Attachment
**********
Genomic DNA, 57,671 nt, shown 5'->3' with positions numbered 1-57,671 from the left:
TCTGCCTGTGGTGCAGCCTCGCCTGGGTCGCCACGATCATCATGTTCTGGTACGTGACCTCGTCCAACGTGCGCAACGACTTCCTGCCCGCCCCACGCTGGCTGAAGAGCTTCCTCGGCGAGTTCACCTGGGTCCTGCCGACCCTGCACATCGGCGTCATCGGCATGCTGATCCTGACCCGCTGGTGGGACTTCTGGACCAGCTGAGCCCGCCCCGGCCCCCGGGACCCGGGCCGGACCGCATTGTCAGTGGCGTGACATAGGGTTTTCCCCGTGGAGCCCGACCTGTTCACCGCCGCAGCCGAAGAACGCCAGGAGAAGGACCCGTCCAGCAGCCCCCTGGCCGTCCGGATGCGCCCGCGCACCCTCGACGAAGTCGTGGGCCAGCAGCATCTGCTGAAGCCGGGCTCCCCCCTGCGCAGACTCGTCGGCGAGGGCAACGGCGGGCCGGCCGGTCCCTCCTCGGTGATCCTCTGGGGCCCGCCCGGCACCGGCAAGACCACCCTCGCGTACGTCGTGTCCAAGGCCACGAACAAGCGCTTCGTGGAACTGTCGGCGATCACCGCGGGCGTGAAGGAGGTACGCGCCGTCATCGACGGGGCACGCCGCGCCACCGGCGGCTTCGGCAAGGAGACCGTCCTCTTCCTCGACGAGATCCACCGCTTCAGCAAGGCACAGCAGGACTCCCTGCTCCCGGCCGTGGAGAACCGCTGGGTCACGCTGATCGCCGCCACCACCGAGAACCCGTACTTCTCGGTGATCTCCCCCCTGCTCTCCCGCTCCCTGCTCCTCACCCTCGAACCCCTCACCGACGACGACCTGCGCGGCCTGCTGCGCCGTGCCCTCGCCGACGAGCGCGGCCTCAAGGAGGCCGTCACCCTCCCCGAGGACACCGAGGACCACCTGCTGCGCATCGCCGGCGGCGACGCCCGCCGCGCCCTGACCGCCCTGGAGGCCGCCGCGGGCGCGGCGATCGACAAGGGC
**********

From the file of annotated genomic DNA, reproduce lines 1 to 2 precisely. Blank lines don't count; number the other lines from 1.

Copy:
Genomic DNA, 57,671 nt, shown 5'->3' with positions numbered 1-57,671 from the left:
TCTGCCTGTGGTGCAGCCTCGCCTGGGTCGCCACGATCATCATGTTCTGGTACGTGACCTCGTCCAACGTGCGCAACGACTTCCTGCCCGCCCCACGCTGGCTGAAGAGCTTCCTCGGCGAGTTCACCTGGGTCCTGCCGACCCTGCACATCGGCGTCATCGGCATGCTGATCCTGACCCGCTGGTGGGACTTCTGGACCAGCTGAGCCCGCCCCGGCCCCCGGGACCCGGGCCGGACCGCATTGTCAGTGGCGTGACATAGGGTTTTCCCCGTGGAGCCCGACCTGTTCACCGCCGCAGCCGAAGAACGCCAGGAGAAGGACCCGTCCAGCAGCCCCCTGGCCGTCCGGATGCGCCCGCGCACCCTCGACGAAGTCGTGGGCCAGCAGCATCTGCTGAAGCCGGGCTCCCCCCTGCGCAGACTCGTCGGCGAGGGCAACGGCGGGCCGGCCGGTCCCTCCTCGGTGATCCTCTGGGGCCCGCCCGGCACCGGCAAGACCACCCTCGCGTACGTCGTGTCCAAGGCCACGAACAAGCGCTTCGTGGAACTGTCGGCGATCACCGCGGGCGTGAAGGAGGTACGCGCCGTCATCGACGGGGCACGCCGCGCCACCGGCGGCTTCGGCAAGGAGACCGTCCTCTTCCTCGACGAGATCCACCGCTTCAGCAAGGCACAGCAGGACTCCCTGCTCCCGGCCGTGGAGAACCGCTGGGTCACGCTGATCGCCGCCACCACCGAGAACCCGTACTTCTCGGTGATCTCCCCCCTGCTCTCCCGCTCCCTGCTCCTCACCCTCGAACCCCTCACCGACGACGACCTGCGCGGCCTGCTGCGCCGTGCCCTCGCCGACGAGCGCGGCCTCAAGGAGGCCGTCACCCTCCCCGAGGACACCGAGGACCACCTGCTGCGCATCGCCGGCGGCGACGCCCGCCGCGCCCTGACCGCCCTGGAGGCCGCCGCGGGCGCGGCGATCGACAAGGGC